St. Albans stirs up students

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As Autumn comes to Radford and Halloween is only a month away, RU students have started looking for seasonal sources of entertainment. One of the most popular, St. Albans Sanatorium, is a  historic building over the New River, and is well-known to the Radford community. Infamously used as a psychiatric hospital, recently they’ve been doing something new: in order to preserve the building and field costs, they now run haunted houses and ghost hunts.

This year, the representatives from St. Albans Sanatorium plan to host Fairy Tale Nightmares: their new “haunted house experience.”

On their website the staff offers ‘ghost hunts’ at $60 a person, citing “reports of full bodied apparitions, shadow figures, levitating objects, and disembodied (often threatening) voices and physical contact.”

In their background page, St. Albans discusses the old uses of the building- as a boys’ school, and (of course) a sanatorium. They also cite the 1980 murder of Gina Renee Hall, a Radford student enrolled over the summer, as being evidence of possible ghost presence. Although Hall was never in St. Albans, her sister’s car (the vehicle she had been driving) was disposed of at the Pulaski County end of a railroad trestle, near Hazel Hollow Road, after she was killed. (, a missing persons database, keeps case information on the murder, the first conviction without a body ever to take place in Virginia.) More recently, before it was renovated and opened to the public, the building was used as storage for prom decorations by local schools (although this is not mentioned on the St. Albans website, since it has no bearing on ghostly presences.) St. Albans uses these misfortunes as well as videos on their ‘evidence’ page to claim hauntings, something the students of Radford University have almost all heard of.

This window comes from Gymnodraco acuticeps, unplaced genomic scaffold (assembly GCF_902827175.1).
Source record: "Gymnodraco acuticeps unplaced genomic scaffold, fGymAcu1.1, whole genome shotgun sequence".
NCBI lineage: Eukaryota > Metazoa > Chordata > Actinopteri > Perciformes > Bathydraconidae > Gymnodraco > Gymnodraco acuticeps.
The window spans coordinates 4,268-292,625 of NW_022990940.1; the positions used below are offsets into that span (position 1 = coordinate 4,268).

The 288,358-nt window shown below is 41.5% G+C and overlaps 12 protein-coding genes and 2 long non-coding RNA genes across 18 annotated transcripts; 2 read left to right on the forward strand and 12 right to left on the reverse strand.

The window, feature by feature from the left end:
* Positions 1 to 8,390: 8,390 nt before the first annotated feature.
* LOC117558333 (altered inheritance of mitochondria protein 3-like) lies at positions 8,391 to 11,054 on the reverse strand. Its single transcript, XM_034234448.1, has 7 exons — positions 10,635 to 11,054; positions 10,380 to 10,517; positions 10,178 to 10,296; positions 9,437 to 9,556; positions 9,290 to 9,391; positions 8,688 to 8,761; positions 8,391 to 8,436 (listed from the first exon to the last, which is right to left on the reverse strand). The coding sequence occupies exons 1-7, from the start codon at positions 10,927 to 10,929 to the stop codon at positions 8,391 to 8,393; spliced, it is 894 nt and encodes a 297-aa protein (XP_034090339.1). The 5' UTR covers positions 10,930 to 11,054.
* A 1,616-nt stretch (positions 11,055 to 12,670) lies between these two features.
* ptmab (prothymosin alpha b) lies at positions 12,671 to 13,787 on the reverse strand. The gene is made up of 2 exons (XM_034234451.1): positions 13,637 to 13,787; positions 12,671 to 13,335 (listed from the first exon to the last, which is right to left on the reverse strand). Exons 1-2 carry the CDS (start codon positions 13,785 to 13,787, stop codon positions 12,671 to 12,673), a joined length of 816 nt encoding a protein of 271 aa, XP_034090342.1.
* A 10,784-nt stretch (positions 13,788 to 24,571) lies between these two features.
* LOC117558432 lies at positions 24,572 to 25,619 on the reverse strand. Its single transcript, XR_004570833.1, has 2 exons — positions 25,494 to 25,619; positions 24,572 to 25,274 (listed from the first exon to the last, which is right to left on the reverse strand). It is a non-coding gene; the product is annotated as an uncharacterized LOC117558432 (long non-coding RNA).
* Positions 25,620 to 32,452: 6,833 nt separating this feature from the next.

Johnny, a Computer Science Sophomore, believes the claims. “I went last year,” he said. When asked if he believed in the ghosts, he said, “Absolutely- I experienced it when I was there. Just weird things happening you couldn’t explain.”

Kelley Oberne, a first year criminal justice grad student, agrees with him. “I think it’s legitimately haunted. It’s a good historical landmark… if it’s really haunted and people are getting hurt, you have to be cautious- at least have someone who went with you inside the building. Don’t go alone. Don’t be that person.”

Dan, a Computer Science sophomore, and Mike, a Geology sophomore weren’t so certain.
“I, personally, haven’t been, and I’m not sure that I buy it, but I have quite a few friends that most definitely do… people will walk out with scratches on the backs of their legs, and people will want to go for Halloween: I would say that if I went, and there was evidence, I would probably believe something was going on,” Dan said.
Mike, his friend, elaborated: “Whether or not there are ghosts: I don’t know. I went through both of them last year, and I didn’t see anything remotely related to mental disease or defect. I mean, there were people that were crazy, but there’s a line between crazy and mentally ill.”